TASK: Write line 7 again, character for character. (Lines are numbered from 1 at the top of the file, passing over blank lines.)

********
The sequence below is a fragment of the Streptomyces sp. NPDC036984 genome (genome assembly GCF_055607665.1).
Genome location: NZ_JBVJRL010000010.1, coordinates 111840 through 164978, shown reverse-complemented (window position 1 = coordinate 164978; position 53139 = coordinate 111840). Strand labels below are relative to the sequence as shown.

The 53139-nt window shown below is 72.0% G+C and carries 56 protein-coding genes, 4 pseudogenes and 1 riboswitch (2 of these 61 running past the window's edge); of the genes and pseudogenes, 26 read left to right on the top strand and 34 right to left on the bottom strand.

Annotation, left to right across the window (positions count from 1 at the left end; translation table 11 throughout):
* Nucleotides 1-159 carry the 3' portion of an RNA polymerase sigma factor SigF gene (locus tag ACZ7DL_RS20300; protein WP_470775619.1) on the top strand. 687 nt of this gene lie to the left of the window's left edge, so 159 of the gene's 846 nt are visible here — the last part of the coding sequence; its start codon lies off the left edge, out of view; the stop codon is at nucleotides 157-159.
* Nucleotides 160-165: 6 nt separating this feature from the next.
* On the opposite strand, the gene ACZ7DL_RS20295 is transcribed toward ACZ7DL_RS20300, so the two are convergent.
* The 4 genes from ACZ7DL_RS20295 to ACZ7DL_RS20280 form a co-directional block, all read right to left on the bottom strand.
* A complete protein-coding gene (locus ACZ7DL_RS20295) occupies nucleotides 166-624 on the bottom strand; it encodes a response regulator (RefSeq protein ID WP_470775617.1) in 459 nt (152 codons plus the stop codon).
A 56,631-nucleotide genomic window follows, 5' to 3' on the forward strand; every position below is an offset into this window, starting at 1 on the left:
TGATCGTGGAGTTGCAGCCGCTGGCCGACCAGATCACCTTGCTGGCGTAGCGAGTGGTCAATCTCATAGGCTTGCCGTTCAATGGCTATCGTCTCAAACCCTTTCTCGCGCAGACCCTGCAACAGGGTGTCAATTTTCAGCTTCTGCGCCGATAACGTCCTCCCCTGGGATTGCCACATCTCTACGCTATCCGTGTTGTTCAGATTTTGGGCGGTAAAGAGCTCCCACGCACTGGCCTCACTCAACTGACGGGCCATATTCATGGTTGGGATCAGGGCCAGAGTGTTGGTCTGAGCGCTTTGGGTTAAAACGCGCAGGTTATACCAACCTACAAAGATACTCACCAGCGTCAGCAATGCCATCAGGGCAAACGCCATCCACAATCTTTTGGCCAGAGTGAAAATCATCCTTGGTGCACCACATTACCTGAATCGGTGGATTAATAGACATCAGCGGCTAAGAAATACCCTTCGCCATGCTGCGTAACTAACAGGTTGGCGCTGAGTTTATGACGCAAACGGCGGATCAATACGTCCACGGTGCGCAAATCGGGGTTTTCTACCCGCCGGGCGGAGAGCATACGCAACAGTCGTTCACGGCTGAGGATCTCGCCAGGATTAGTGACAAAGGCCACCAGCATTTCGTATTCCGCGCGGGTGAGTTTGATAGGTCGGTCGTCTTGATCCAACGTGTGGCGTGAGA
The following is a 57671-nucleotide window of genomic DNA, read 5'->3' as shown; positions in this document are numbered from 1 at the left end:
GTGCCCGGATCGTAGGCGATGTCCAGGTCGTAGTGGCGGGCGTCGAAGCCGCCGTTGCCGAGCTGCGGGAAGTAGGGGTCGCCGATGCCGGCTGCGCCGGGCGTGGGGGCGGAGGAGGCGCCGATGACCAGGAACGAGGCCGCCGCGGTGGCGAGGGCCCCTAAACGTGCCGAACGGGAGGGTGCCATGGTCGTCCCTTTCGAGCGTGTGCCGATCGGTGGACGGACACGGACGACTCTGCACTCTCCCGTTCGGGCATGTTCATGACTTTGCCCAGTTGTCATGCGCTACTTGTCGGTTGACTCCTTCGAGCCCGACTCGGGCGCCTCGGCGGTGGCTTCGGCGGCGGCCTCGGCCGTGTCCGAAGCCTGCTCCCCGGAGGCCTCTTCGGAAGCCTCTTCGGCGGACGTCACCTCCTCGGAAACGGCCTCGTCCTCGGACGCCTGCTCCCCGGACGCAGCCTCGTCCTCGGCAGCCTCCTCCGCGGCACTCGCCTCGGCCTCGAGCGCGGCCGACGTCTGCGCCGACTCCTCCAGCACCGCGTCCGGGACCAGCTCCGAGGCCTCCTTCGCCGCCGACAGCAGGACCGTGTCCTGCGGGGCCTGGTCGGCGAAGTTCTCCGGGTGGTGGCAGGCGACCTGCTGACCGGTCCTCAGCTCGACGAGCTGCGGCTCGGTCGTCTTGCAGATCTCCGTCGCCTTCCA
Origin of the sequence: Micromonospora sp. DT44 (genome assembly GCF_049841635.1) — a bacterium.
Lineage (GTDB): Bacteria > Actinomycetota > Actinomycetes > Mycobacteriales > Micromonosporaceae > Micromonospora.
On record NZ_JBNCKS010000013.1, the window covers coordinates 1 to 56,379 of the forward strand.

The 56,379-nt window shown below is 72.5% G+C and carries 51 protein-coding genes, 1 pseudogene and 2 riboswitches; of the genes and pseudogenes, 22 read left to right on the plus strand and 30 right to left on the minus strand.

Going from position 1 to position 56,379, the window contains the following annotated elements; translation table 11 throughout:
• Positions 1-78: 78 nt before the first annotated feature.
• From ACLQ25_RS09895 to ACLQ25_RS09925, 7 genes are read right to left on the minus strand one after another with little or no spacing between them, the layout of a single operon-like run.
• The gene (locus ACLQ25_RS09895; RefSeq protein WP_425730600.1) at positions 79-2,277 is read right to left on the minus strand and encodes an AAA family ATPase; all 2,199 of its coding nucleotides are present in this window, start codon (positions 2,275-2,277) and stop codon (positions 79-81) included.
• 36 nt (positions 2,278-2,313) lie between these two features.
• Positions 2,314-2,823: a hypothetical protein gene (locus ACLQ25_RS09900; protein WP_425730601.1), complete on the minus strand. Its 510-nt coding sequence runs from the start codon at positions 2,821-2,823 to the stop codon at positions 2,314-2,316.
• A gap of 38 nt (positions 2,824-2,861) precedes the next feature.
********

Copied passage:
* On the opposite strand, the gene ACZ7DL_RS20295 is transcribed toward ACZ7DL_RS20300, so the two are convergent.